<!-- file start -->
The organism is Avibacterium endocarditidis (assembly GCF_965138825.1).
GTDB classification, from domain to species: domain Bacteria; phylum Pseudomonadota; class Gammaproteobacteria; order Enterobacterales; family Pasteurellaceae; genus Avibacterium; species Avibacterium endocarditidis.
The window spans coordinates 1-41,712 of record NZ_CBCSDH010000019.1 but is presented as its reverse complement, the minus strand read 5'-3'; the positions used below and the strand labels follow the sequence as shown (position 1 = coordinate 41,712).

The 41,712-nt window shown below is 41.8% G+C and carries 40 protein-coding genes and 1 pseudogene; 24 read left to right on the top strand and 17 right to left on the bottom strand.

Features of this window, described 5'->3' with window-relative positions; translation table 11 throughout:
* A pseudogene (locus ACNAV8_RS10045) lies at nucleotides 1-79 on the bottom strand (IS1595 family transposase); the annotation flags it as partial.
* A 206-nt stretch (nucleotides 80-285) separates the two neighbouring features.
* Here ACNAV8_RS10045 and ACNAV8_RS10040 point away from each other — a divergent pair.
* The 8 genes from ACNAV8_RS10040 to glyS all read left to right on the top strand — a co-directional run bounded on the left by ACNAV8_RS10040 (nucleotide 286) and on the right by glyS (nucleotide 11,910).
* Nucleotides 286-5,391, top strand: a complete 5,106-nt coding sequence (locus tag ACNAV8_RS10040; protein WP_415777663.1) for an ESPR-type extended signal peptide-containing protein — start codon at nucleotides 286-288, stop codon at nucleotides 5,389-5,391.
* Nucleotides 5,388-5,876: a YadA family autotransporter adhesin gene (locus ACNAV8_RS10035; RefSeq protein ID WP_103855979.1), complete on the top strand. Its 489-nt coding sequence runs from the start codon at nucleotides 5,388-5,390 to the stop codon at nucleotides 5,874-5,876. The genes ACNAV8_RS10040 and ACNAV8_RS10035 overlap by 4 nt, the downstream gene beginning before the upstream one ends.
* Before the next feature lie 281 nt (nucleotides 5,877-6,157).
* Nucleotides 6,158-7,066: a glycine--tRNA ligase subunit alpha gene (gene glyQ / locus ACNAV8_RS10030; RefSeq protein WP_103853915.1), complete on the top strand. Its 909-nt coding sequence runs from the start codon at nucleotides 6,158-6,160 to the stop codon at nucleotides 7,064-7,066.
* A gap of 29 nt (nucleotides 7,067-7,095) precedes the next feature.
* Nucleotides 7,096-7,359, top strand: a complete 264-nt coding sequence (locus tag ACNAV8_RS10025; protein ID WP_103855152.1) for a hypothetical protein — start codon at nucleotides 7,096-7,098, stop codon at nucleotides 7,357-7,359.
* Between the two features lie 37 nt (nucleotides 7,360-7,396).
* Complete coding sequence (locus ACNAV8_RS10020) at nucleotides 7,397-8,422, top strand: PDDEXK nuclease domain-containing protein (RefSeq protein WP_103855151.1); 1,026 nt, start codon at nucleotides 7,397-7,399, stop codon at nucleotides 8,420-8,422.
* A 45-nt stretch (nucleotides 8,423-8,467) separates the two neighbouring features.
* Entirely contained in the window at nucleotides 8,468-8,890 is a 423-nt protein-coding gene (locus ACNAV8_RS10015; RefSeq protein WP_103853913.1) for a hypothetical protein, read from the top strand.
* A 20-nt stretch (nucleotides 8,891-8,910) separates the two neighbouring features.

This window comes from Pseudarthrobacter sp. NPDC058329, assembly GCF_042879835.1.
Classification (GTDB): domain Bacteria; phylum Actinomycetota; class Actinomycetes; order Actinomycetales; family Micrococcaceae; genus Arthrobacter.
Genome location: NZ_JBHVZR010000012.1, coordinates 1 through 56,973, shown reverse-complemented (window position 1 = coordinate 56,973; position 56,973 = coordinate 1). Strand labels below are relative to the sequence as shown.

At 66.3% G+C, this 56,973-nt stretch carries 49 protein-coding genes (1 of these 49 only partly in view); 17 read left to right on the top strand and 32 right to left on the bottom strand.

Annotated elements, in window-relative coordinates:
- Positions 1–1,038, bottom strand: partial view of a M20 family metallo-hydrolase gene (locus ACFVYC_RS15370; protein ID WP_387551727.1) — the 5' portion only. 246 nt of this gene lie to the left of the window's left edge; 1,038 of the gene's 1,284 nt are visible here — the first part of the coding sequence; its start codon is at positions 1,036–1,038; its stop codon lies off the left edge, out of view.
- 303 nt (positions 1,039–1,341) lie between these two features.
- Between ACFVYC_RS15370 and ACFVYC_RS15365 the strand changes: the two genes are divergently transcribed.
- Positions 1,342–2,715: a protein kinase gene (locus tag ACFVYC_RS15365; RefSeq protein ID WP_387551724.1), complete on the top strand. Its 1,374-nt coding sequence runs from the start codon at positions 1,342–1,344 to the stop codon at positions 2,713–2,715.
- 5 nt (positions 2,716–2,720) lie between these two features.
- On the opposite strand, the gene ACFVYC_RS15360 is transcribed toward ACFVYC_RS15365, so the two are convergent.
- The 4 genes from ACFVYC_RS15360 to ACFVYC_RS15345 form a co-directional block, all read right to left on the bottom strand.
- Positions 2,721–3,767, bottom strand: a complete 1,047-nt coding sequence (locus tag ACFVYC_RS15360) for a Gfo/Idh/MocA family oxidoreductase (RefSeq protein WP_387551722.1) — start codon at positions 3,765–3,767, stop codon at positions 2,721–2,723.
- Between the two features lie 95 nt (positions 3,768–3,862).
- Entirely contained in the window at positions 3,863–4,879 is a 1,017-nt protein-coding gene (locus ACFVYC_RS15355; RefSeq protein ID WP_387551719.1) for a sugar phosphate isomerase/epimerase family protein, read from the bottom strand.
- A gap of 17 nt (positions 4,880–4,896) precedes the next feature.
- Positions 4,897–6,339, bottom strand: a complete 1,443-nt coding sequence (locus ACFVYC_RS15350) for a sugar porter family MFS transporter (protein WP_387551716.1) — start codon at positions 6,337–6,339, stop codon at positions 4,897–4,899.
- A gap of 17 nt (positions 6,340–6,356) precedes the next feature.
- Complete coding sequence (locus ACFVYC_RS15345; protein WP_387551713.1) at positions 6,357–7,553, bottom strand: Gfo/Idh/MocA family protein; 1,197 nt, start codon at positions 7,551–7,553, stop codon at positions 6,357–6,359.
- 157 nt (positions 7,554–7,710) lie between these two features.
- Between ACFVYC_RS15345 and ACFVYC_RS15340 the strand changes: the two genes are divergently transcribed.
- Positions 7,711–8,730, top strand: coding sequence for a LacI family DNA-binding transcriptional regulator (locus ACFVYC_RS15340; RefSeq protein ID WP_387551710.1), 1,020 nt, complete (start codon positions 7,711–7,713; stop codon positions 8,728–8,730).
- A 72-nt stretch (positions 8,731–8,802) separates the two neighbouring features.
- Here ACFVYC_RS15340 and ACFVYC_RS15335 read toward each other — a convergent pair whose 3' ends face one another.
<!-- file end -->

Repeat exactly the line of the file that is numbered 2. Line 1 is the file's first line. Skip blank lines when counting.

GTDB classification, from domain to species: domain Bacteria; phylum Pseudomonadota; class Gammaproteobacteria; order Enterobacterales; family Pasteurellaceae; genus Avibacterium; species Avibacterium endocarditidis.